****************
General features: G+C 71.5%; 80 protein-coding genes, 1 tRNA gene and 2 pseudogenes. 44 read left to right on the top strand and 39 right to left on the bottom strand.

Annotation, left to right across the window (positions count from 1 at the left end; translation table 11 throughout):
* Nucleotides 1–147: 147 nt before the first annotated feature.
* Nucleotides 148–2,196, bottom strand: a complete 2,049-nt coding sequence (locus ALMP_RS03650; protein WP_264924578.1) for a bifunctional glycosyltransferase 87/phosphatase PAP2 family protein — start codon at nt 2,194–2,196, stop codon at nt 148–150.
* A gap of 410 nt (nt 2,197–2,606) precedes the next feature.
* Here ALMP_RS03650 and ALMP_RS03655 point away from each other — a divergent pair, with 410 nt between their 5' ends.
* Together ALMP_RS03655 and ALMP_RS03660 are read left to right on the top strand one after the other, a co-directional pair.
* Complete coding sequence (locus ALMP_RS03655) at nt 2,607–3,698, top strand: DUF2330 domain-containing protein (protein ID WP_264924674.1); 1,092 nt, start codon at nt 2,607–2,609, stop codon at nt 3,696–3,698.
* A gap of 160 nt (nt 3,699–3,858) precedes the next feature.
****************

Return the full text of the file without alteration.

General features: G+C 71.5%; 80 protein-coding genes, 1 tRNA gene and 2 pseudogenes. 44 read left to right on the top strand and 39 right to left on the bottom strand.

Annotation, left to right across the window (positions count from 1 at the left end; translation table 11 throughout):
* Nucleotides 1–147: 147 nt before the first annotated feature.
* Nucleotides 148–2,196, bottom strand: a complete 2,049-nt coding sequence (locus ALMP_RS03650; protein WP_264924578.1) for a bifunctional glycosyltransferase 87/phosphatase PAP2 family protein — start codon at nt 2,194–2,196, stop codon at nt 148–150.
* A gap of 410 nt (nt 2,197–2,606) precedes the next feature.
* Here ALMP_RS03650 and ALMP_RS03655 point away from each other — a divergent pair, with 410 nt between their 5' ends.
* Together ALMP_RS03655 and ALMP_RS03660 are read left to right on the top strand one after the other, a co-directional pair.
* Complete coding sequence (locus ALMP_RS03655) at nt 2,607–3,698, top strand: DUF2330 domain-containing protein (protein ID WP_264924674.1); 1,092 nt, start codon at nt 2,607–2,609, stop codon at nt 3,696–3,698.
* A gap of 160 nt (nt 3,699–3,858) precedes the next feature.